In a G.L. c. 41, § 81BB appeal, the trial court conducts a hearing de novo, finds the relevant facts and, on the basis of the facts found, determines the validity of the planning board’s decision. See, e.g., Batchelder v. Planning Bd. of Yarmouth, 31 Mass. App. Ct. 104 , 106 (1991); Fairbairn v. Planning Bd. of Barnstable, 5 Mass. App. Ct. 171 , 173 (1977). In reviewing a decision disapproving a subdivision, the trial judge’s determination is confined to the reasons for disapproval stated by the planning board. Canter v. Planning Bd. of Westborough, 4 Mass. App. Ct. 306 , 307 (1976). It is the intent of the subdivision control law that a subdivision plan shall receive planning board approval if the plan conforms to both the board of health recommendations and to the planning board’s reasonable rules and regulations pertaining to the subdivision of land. G.L. c. 41, § 81U. The burden of proof is on the plaintiff/applicant to show that a planning board exceeded its authority in disapproving the subdivision plan. Wine v. Planning Bd. of Newburyport, 74 Mass. App. Ct. 521 , 526 (2009); see also Selectmen v. Planning Bd. of Ayer, 3 Mass. App. Ct. 545 , 548 (1975).

Based upon the parties’ pretrial stipulations, the agreed upon trial exhibits, and the testimony of the four (4) witnesses at trial, as well as my assessment of the credibility, weight and inferences to be drawn therefrom, I conclude that the sight distance requirement in Section IV.C.4 of the Regulations is not limited to the distance measured along the proposed street. I further find that that the Plaintiff has failed to establish that the sight distance shown on the Plan, measured southwesterly from the intersection of the proposed subdivision street, along the intersecting existing street, meets the 200-foot minimum sight distance requirement contained in Section IV.C.4. Accordingly, the Board’s decision denying subdivision approval was based on a valid ground and must be upheld.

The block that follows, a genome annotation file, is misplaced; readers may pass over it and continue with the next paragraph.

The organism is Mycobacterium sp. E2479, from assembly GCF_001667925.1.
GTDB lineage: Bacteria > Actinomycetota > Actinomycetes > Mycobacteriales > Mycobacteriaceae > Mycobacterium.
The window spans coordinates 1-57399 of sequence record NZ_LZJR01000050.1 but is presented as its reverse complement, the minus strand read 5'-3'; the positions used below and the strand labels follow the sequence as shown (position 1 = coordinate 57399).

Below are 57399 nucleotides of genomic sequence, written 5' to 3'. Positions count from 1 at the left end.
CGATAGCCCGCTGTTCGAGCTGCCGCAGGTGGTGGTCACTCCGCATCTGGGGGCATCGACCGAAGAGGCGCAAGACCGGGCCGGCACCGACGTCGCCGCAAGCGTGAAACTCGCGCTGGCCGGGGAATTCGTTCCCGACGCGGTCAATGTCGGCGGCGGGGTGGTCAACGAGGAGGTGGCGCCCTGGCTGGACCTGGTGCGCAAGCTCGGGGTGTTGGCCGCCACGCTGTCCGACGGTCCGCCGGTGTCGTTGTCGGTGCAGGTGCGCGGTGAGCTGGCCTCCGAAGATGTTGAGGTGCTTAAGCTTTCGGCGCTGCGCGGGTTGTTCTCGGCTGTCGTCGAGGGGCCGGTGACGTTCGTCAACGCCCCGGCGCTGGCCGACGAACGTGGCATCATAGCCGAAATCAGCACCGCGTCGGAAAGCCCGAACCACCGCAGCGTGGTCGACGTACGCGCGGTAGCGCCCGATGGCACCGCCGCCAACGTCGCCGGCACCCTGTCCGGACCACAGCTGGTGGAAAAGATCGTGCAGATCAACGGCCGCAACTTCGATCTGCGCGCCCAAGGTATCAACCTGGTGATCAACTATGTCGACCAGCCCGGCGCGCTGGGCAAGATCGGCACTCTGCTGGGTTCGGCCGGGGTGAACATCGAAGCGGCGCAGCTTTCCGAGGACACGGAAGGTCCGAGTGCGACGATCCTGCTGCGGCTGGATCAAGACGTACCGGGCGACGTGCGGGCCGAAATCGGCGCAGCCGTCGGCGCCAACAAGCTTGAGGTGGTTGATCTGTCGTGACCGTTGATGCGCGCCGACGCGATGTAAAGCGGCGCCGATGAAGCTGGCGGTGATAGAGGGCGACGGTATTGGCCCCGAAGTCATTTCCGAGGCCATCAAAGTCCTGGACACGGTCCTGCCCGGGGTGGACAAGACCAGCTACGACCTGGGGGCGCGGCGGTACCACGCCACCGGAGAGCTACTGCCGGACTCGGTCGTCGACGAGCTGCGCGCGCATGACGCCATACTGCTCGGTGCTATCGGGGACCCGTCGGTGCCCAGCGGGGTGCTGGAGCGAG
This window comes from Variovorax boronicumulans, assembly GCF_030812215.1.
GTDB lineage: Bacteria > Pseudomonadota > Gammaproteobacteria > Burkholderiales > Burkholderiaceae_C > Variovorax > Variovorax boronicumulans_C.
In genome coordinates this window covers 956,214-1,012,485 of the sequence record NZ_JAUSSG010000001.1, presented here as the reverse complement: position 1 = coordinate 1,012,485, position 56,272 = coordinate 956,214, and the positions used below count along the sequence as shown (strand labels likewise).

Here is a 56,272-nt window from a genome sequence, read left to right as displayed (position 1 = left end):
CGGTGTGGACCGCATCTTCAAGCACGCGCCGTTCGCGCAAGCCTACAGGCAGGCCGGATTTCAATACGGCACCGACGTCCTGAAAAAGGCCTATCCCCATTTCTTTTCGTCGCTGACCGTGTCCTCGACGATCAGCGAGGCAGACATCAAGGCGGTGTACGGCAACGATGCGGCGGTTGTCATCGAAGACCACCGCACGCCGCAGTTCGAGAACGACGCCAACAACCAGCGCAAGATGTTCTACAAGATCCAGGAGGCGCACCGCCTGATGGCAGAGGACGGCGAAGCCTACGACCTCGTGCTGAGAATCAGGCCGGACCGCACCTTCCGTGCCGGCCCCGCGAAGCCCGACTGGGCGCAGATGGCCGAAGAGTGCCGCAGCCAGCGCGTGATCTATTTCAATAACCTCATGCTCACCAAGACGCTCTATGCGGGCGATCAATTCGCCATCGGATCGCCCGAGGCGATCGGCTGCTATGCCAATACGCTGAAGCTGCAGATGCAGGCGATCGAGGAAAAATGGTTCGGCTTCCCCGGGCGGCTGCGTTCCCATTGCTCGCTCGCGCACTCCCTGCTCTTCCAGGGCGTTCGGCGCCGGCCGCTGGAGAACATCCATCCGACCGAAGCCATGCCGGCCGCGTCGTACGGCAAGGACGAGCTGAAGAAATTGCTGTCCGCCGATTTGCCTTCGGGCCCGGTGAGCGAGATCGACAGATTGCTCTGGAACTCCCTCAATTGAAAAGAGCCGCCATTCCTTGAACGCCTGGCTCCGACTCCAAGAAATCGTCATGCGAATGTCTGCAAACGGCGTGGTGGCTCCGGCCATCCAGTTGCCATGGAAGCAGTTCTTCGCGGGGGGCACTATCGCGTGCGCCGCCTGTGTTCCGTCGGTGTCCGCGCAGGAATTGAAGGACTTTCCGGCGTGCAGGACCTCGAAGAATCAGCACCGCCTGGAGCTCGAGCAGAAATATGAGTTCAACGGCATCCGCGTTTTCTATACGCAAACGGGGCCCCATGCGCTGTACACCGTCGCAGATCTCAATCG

The Minimum Sight Distance Regulation

The referenced sight distance regulation is found in Section IV of the Regulations, entitled “General Requirements and Design Standards.” Section IV.C.4, entitled, “Right of Way Widths and Grades” states that “[o]n all classifications of streets the following characteristics shall be the minimum acceptable…” (emphasis added). Under the characteristic labeled “Sight Distance (ft)” a distance of 200’ (two-hundred feet) is listed for each of the three street categories: collector, subcollector, and residential. The Plaintiff argues that the design characteristics, including minimum sight distance, are necessarily applicable only to the design of the proposed subdivision streets since the developer has no control over the design characteristics of abutting streets. Even so, however, this would not mean that the sight distance requirement for the design of proposed streets relates solely to the sight distance measured on the proposed street. The requirement may equally be applied in relation to the sight distance measured from the proposed street at its intersection with another street, including an existing street.